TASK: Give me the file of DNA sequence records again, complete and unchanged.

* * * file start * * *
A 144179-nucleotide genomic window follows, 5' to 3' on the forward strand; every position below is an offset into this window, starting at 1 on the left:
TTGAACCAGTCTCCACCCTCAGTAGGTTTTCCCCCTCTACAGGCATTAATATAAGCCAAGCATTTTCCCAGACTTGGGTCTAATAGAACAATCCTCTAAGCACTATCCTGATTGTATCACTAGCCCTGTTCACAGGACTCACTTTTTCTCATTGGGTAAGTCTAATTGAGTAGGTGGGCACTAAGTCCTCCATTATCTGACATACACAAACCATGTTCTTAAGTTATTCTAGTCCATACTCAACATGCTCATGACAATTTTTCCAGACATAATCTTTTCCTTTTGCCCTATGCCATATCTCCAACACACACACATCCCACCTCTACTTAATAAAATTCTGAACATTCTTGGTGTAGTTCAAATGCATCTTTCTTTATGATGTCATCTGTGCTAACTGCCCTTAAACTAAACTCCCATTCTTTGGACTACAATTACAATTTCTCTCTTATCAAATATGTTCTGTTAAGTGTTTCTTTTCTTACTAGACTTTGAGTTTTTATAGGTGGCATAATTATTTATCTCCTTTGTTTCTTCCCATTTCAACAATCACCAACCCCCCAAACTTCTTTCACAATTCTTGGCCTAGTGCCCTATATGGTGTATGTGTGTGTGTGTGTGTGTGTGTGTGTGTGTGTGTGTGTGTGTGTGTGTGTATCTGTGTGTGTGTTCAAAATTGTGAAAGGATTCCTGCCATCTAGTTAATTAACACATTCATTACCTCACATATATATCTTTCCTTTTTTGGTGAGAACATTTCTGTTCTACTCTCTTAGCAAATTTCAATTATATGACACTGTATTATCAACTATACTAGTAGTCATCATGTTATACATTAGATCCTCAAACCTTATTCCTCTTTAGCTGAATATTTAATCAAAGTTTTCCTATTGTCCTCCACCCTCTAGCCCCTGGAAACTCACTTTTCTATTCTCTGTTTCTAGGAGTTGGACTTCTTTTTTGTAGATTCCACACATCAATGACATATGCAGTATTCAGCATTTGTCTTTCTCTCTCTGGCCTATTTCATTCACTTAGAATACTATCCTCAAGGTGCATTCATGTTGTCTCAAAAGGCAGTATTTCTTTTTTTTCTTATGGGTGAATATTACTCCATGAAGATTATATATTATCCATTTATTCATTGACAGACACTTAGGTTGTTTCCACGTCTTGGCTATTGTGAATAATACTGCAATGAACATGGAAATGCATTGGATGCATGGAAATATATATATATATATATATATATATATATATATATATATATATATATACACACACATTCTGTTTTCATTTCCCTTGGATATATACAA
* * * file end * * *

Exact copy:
A 144179-nucleotide genomic window follows, 5' to 3' on the forward strand; every position below is an offset into this window, starting at 1 on the left:
TTGAACCAGTCTCCACCCTCAGTAGGTTTTCCCCCTCTACAGGCATTAATATAAGCCAAGCATTTTCCCAGACTTGGGTCTAATAGAACAATCCTCTAAGCACTATCCTGATTGTATCACTAGCCCTGTTCACAGGACTCACTTTTTCTCATTGGGTAAGTCTAATTGAGTAGGTGGGCACTAAGTCCTCCATTATCTGACATACACAAACCATGTTCTTAAGTTATTCTAGTCCATACTCAACATGCTCATGACAATTTTTCCAGACATAATCTTTTCCTTTTGCCCTATGCCATATCTCCAACACACACACATCCCACCTCTACTTAATAAAATTCTGAACATTCTTGGTGTAGTTCAAATGCATCTTTCTTTATGATGTCATCTGTGCTAACTGCCCTTAAACTAAACTCCCATTCTTTGGACTACAATTACAATTTCTCTCTTATCAAATATGTTCTGTTAAGTGTTTCTTTTCTTACTAGACTTTGAGTTTTTATAGGTGGCATAATTATTTATCTCCTTTGTTTCTTCCCATTTCAACAATCACCAACCCCCCAAACTTCTTTCACAATTCTTGGCCTAGTGCCCTATATGGTGTATGTGTGTGTGTGTGTGTGTGTGTGTGTGTGTGTGTGTGTGTGTGTGTGTGTATCTGTGTGTGTGTTCAAAATTGTGAAAGGATTCCTGCCATCTAGTTAATTAACACATTCATTACCTCACATATATATCTTTCCTTTTTTGGTGAGAACATTTCTGTTCTACTCTCTTAGCAAATTTCAATTATATGACACTGTATTATCAACTATACTAGTAGTCATCATGTTATACATTAGATCCTCAAACCTTATTCCTCTTTAGCTGAATATTTAATCAAAGTTTTCCTATTGTCCTCCACCCTCTAGCCCCTGGAAACTCACTTTTCTATTCTCTGTTTCTAGGAGTTGGACTTCTTTTTTGTAGATTCCACACATCAATGACATATGCAGTATTCAGCATTTGTCTTTCTCTCTCTGGCCTATTTCATTCACTTAGAATACTATCCTCAAGGTGCATTCATGTTGTCTCAAAAGGCAGTATTTCTTTTTTTTCTTATGGGTGAATATTACTCCATGAAGATTATATATTATCCATTTATTCATTGACAGACACTTAGGTTGTTTCCACGTCTTGGCTATTGTGAATAATACTGCAATGAACATGGAAATGCATTGGATGCATGGAAATATATATATATATATATATATATATATATATATATATATATATATATACACACACATTCTGTTTTCATTTCCCTTGGATATATACAA